Right now is, unquestionably, the best time in history to be a track and field coach. That’s the beautiful thing about the evolution of mankind, and it’s what promotes excitement in each and every breath; right now is the best time to be alive, and every day it’s only going to get better. So it is in sprint training; the technology we have at our disposal is an undeniable arsenal of force. Our generation is able to build of the preceding one in ways that are unimaginable, and I cannot wait to see what our successors are capable of achieving.
fly 10 has long been the staple of sprinting success, and for good reason; the
faster the fly 10, the better the ceiling of an athlete. It’s also an excellent motivator for athletes
to hit max velocity in workouts, and timing these sprints supplies athletes
with the motivation required to bring it; after all, nobody wants to be dusted
by a peer. But, WHAT IF we’re not always
properly testing max velocity with our (often developing) sprinters?
When my Methods Fall Short
One of the great things about being a small high school coach is the necessity to know and understand multiple events. My specialties would lie in the fields of jumps and relays. After that, my coaching background was sketchy. Heck, even in those fields my coaching background was sketchy. I’m currently the only coach for 32 boys at Pleasant Plains. Knowing how to do 2 things won’t cut it. I’ve had to study acceleration, jumps, throws, middle distance, and distance extensively. One of my biggest takeaways from coaching longer runners is knowing what energy system to target. Just labeling a run a “tempo” run isn’t going to cut it; I need to understand what the oxidative and lactate thresholds are for exercise and how to design a specific workout to target them. Same for VO2 max, aerobic work, etc. Just labeling a workout as such doesn’t make it so; the athletes need to be constantly monitored to make sure the effort exerted properly targets the correct energy system. The same can be said for sprinting.
So what does this have to do with sprinting?
Just because, as coaches, we state that max velocity is being targeted does not make it so. Spriting is, by definition, running at top end speed. But the funny thing about sprinting is top end speed starts to decline due to a number of factors: fatigue, coordination, improper mechanics to name a few. The truth of the matter is simple; the same fly 10 zones do not test the same thing for every athlete. If we customize workouts in the distance world with various minutes of stimulus and intensities for the endurance athlete, the same customization should work in sprinters.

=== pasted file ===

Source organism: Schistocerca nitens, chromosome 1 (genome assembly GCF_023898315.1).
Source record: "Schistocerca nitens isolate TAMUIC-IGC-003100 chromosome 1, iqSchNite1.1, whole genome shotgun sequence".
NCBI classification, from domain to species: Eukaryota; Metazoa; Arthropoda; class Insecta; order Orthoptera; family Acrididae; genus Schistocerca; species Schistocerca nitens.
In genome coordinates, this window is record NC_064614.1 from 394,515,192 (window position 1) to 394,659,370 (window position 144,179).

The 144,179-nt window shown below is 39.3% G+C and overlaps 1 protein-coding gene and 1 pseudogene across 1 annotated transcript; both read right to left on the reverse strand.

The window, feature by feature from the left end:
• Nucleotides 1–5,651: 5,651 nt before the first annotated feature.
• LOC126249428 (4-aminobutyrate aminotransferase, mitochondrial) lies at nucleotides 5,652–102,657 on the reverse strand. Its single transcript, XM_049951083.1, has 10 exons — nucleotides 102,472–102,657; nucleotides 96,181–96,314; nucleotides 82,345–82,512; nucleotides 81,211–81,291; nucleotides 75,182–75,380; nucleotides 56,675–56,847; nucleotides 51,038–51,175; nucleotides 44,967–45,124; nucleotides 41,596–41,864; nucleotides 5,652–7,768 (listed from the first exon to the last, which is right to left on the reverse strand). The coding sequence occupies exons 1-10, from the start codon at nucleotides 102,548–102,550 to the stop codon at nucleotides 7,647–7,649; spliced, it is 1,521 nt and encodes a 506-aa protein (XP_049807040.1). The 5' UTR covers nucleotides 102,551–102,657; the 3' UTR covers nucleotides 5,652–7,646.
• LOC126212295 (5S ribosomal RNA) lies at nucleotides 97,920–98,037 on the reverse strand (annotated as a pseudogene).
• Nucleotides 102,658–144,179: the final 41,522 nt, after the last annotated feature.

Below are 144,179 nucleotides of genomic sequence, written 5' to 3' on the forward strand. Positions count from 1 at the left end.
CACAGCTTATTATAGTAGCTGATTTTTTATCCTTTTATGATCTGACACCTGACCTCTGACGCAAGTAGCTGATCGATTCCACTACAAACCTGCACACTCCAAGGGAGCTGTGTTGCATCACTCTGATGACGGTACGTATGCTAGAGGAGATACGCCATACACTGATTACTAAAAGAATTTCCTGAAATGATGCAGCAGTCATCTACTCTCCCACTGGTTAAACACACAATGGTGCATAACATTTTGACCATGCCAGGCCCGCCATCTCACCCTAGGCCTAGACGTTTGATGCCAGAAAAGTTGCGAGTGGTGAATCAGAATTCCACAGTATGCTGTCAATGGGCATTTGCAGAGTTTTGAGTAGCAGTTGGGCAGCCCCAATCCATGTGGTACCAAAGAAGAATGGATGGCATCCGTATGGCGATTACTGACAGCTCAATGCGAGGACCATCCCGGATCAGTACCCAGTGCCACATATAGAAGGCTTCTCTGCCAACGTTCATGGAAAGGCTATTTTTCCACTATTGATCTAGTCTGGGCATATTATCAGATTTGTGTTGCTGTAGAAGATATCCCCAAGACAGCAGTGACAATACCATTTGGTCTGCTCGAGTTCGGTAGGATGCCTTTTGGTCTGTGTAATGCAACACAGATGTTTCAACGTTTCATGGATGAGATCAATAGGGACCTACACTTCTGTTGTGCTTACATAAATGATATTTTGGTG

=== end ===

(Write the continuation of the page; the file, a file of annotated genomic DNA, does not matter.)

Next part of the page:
That’s not practical. I only have
so much time.
That is a very valid, and very fair, point. To find these various zones, a simple workout can be set up. Recently, we did a 50 meter acceleration workout and placed 5 transponders on the track, each spaced 10 meters. Each 10 meter segment was then timed. Valuable data was collected from the blocks to 10 meters (using a touchpad), from 10-20 meters, from 20-30 meters, from 30-40 meters, from 40-50 meters. In essence, each sprint was then given 6 times; the cumulative overall and 5 10 meter segments. I wanted to see where my athletes were hitting top speed and where they were slowing down. What I found was fairly consistent with my hypothesis; the athletes who had better acceleration mechanics tended to hit their fastest fly 10s in the 40-50 meter zone. The developing athletes tended to hit their fastest fly 10’s earlier in the sprint, usually from 30-40 meters. From there, there was a slow down. For example:
Athlete A’s breakdown:
|0-10 Meters: 2.09|
|10- 20 Meters: 1.26|
|20-30 Meters: 1.21|
|30-30 Meters: 1.11|
|40-50 Meters: 1.20|
|Total Time: 6.87|
Athlete B’s breakdown
|0-10 Meters: 1.98|
|10-20 Meters: 1.35|
|20-30 Meters: 1.32|
|30- 40 Meters: 1.20|
|40-50 Meters: 1.31|
|Total Time: 7.15|
Athlete C’s Breakdown
|0- 10 Meters: 1.95|
|10-20 Meters: 1.27|
|20- 30 Meters: 1.15|
|30- 40 Meters: 1.15|
|40-50 Meters: 1.11|
|Total Time: 6.62|
Athlete A and B are promising Frosh/Soph runners, while athlete C is a senior who is a state qualifier in the 200 and has ran sub 23 FAT. The main difference in these athletes lies in their ability to accelerate continually through the sprint. From the looks of the data, athletes A and B have already hit max velocity, while athlete C may have a faster 10 meter segment in his race.